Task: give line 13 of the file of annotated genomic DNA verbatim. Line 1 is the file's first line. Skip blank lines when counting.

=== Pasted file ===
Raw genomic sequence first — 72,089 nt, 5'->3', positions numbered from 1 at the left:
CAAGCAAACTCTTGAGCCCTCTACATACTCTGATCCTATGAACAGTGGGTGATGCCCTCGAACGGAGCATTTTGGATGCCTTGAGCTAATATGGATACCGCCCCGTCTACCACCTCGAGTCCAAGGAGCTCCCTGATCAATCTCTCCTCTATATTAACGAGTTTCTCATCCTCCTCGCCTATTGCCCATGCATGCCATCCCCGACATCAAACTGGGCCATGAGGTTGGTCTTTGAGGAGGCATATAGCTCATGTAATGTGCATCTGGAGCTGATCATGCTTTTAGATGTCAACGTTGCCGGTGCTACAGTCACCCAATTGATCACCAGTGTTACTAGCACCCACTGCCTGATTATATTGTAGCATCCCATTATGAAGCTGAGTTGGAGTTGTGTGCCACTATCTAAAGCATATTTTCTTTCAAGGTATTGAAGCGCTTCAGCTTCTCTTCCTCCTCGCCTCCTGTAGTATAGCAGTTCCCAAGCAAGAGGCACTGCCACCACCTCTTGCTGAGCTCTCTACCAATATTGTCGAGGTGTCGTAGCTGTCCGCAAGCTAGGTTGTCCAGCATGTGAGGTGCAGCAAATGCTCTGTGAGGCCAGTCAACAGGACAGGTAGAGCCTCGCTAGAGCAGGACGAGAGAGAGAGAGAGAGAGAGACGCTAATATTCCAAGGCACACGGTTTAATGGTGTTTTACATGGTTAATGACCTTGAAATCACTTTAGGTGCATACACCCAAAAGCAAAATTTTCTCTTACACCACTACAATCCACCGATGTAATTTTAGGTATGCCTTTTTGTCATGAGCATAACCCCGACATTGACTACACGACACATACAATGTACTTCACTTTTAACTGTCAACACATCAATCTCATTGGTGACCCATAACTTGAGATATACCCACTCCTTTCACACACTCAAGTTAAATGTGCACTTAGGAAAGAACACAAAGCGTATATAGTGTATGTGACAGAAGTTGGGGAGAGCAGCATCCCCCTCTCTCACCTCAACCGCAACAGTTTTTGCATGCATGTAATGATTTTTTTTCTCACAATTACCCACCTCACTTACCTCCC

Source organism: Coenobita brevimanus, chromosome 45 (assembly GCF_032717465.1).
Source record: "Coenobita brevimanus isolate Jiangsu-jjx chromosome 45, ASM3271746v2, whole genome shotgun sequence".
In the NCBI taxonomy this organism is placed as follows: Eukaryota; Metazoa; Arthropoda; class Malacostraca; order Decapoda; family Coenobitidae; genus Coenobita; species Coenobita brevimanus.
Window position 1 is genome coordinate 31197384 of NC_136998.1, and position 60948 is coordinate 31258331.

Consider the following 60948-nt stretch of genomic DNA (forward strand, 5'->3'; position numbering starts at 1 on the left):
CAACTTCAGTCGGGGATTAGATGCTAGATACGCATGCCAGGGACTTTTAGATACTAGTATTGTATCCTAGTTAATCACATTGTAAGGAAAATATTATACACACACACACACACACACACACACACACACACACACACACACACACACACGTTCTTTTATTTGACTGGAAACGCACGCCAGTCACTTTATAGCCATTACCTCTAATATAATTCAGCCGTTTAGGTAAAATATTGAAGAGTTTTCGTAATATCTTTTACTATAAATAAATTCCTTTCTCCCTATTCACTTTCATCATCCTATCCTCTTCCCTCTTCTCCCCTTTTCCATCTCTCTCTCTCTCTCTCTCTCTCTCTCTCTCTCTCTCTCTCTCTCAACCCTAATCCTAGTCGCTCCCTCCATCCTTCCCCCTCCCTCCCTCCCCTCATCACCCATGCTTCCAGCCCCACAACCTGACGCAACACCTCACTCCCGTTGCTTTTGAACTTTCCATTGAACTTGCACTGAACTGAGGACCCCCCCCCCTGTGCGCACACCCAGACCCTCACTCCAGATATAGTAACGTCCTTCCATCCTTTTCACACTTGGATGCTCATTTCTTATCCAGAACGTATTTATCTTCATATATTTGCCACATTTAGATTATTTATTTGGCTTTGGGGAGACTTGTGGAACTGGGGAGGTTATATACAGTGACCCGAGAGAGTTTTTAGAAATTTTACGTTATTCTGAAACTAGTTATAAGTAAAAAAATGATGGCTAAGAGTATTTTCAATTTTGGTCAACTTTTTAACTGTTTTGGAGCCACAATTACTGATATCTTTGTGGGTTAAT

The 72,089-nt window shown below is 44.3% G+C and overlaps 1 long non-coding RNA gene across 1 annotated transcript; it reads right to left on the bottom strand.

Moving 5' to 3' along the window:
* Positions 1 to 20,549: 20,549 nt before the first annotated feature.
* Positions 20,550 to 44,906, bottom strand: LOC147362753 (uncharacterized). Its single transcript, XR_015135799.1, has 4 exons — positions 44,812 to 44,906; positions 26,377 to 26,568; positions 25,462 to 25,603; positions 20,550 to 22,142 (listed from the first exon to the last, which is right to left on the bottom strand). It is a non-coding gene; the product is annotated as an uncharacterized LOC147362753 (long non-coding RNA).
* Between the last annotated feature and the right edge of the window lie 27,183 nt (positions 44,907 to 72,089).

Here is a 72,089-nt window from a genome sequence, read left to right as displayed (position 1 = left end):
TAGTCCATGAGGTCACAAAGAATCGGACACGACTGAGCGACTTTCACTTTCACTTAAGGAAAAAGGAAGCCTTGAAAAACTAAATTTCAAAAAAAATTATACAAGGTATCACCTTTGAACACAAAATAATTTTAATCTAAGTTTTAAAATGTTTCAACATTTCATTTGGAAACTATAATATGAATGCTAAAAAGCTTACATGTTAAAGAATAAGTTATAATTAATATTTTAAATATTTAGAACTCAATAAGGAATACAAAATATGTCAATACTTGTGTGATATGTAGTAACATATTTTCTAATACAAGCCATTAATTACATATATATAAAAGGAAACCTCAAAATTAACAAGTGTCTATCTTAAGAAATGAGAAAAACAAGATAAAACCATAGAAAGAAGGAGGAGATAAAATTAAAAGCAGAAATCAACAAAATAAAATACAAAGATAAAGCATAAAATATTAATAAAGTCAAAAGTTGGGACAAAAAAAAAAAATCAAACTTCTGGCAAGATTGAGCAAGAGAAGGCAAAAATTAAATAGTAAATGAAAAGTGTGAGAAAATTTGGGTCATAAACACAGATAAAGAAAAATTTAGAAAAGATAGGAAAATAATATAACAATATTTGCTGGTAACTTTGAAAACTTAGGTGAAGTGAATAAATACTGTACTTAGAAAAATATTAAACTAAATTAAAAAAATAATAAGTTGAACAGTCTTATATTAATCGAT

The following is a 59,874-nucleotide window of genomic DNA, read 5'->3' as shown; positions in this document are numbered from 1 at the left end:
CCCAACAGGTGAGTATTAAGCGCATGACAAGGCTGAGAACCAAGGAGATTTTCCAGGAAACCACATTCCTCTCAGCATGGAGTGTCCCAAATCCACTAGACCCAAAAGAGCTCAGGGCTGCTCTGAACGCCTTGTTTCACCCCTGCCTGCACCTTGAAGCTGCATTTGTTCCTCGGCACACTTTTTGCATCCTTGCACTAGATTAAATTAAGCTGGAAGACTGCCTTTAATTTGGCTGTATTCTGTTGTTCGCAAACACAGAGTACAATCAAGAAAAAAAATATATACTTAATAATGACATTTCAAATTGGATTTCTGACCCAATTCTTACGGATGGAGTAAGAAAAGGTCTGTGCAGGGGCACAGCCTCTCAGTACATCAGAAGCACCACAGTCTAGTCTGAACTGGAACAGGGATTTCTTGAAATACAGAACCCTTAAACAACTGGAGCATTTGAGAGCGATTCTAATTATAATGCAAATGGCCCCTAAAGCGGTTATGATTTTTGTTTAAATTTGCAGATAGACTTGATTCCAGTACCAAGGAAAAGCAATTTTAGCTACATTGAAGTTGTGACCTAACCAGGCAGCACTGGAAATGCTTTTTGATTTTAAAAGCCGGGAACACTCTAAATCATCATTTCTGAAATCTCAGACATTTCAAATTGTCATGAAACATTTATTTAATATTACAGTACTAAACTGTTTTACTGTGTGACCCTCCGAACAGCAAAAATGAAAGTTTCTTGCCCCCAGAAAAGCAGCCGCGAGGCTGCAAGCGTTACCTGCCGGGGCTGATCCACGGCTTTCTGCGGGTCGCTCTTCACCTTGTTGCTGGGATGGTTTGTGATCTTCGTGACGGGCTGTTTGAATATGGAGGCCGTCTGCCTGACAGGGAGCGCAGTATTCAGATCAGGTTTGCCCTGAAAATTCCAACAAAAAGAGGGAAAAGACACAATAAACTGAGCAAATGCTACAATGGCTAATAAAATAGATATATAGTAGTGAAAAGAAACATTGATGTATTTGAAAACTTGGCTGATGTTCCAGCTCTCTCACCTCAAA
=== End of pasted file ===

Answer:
* Between the last annotated feature and the right edge of the window lie 27,183 nt (positions 44,907 to 72,089).